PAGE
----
“Why can’t you just quit using drugs?” “Just stop drinking.” These are common phrases stated (or thought) by people who do not have a drug or alcohol addiction. Anyone who has struggled with dependency knows it’s not so easy.
With addiction, the brain changes in ways that make it very difficult to stop using substances no matter how much you want to. People with addiction lose control over their actions; withdrawal symptoms and cravings are so strong that they are driven to use more drugs or alcohol no matter the cost – loss of relationships, complications to health, and even legal issues. Addiction often leads to destructive behaviors and can worsen over time.
Why Does Addiction Take So Much Control Over Your Brain?
Researchers continue to study what really happens when addiction occurs, though it’s long been recognized as a very complex brain disease. What we do know is that:
- Addiction is not a choice.
- Addiction is not a moral problem.
- It takes far more than just wanting to stop to retrain and structure the brain to make that possible.
How much addiction disrupts the function of the brain can be related to a variety of factors – the type of drugs, the amount a person uses, and the length of time of that use.
The Brain’s Reward System
In a healthy brain, positive and healthy activities are rewarded with a sense of joy – the release of feel-good chemicals like dopamine is a natural way of encouraging you to do things that benefit your body and brain. For example, your brain helps you feel a sense of accomplishment after a long workout.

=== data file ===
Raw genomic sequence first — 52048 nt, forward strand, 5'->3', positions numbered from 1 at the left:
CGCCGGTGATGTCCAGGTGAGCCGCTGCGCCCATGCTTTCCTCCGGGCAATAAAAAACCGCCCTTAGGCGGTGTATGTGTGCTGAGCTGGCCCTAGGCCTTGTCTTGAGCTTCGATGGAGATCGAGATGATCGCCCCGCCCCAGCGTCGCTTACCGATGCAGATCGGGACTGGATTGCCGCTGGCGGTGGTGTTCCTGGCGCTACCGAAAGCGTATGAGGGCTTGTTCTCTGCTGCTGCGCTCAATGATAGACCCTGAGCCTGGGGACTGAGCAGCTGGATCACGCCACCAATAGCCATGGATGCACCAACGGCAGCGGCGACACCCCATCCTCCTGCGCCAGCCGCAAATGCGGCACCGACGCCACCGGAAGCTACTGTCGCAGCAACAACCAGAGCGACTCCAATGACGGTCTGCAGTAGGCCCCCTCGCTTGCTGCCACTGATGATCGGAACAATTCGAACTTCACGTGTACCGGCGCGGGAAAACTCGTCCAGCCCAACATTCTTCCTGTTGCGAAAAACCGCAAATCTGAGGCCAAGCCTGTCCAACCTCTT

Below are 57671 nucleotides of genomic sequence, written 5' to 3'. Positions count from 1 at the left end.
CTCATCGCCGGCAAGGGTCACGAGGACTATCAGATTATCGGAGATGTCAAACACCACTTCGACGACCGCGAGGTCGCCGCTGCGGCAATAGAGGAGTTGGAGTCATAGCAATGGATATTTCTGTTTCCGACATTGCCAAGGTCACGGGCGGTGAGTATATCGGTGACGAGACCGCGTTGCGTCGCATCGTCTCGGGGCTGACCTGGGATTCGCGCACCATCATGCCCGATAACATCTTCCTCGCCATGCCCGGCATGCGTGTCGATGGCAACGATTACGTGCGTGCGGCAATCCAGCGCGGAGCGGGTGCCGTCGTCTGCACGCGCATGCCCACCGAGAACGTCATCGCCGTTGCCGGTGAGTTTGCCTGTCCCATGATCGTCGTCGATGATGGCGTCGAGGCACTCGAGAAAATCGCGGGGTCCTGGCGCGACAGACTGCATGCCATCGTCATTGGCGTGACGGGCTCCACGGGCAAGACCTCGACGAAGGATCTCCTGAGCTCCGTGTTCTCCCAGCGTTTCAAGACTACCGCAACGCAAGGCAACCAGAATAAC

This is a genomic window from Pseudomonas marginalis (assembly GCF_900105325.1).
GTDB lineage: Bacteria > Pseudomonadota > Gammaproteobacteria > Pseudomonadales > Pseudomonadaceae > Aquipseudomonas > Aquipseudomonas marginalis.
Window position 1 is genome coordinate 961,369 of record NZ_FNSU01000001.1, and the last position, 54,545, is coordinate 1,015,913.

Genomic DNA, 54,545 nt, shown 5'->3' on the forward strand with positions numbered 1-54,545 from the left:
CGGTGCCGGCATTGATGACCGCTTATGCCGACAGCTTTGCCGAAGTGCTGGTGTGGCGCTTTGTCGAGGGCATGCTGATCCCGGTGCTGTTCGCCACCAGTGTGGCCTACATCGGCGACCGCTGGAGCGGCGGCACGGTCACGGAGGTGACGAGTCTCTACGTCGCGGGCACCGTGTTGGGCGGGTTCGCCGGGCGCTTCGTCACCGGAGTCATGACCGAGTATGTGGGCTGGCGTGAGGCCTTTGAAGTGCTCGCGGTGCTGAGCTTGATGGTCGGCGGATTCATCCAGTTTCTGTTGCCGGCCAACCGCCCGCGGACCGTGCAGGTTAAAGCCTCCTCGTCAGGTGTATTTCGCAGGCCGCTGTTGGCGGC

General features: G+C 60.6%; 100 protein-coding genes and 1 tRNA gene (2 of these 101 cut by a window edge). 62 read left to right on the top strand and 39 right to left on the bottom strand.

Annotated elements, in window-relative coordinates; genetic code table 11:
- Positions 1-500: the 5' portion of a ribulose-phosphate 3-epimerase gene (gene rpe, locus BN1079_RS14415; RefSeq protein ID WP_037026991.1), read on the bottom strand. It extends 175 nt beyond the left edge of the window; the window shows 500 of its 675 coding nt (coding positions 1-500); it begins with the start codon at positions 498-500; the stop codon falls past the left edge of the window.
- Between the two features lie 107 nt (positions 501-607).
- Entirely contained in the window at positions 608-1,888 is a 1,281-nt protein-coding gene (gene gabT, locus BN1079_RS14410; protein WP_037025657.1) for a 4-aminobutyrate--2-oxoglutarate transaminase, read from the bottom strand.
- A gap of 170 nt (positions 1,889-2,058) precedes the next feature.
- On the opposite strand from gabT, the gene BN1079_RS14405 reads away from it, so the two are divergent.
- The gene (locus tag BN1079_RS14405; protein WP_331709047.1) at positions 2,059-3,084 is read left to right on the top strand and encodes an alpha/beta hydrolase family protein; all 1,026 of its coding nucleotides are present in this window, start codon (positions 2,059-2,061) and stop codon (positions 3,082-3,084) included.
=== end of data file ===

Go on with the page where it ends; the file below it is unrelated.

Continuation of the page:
The brain is also designed to encourage your body to run or react when there’s danger present. A type of alarm or warning goes off in the brain that says, “This isn’t a good idea.” If you’ve ever wanted to purchase something you could not afford, the danger sensor in your brain warns you not to.
How Addiction Changes the Reward System
When addiction occurs, the powerful substances hijack the brain’s reward system until nothing seems pleasurable anymore except the drugs or alcohol. The lines between pleasure and danger are also blurred. Instead of warning you against the use of substances, the brain craves the substance. At the same time, substance use can trigger emotions like anxiety and stress. Over time, this leads to changes to the prefrontal cortex, the decision-making area of the brain. Someone suffering from addiction loses their ability to decide to stop using substances. They use not to experience pleasure but to avoid pain.
What Can Be Done to Help?
While there is no cure for addiction, a combination of medical treatment and behavioral therapy can help heal the brain so that people can sustain long-term sobriety. Therapy can teach people how to manage cravings and the underlying stress that triggers them. With support and care, many people can rebuild and restore their lives. Treatment is hard work, but it can be highly successful in restoring proper function to the brain.
Let Ranch at Dove Tree Help You
It’s frustrating to realize you need help for drug and alcohol addiction. Yet, coming to that realization prepares you for the next step – getting real help to break the control substances have over you. If your loved one is misusing alcohol or drugs, you cannot change them or force them to stop. But you can encourage them to get help.
Reach out to The Ranch at Dove Tree today. Speak to our admissions counselors and learn more about the care programs we offer. Drug and alcohol drug addiction treatment in Lubbock, TX, prepares you or your loved one for long-term success.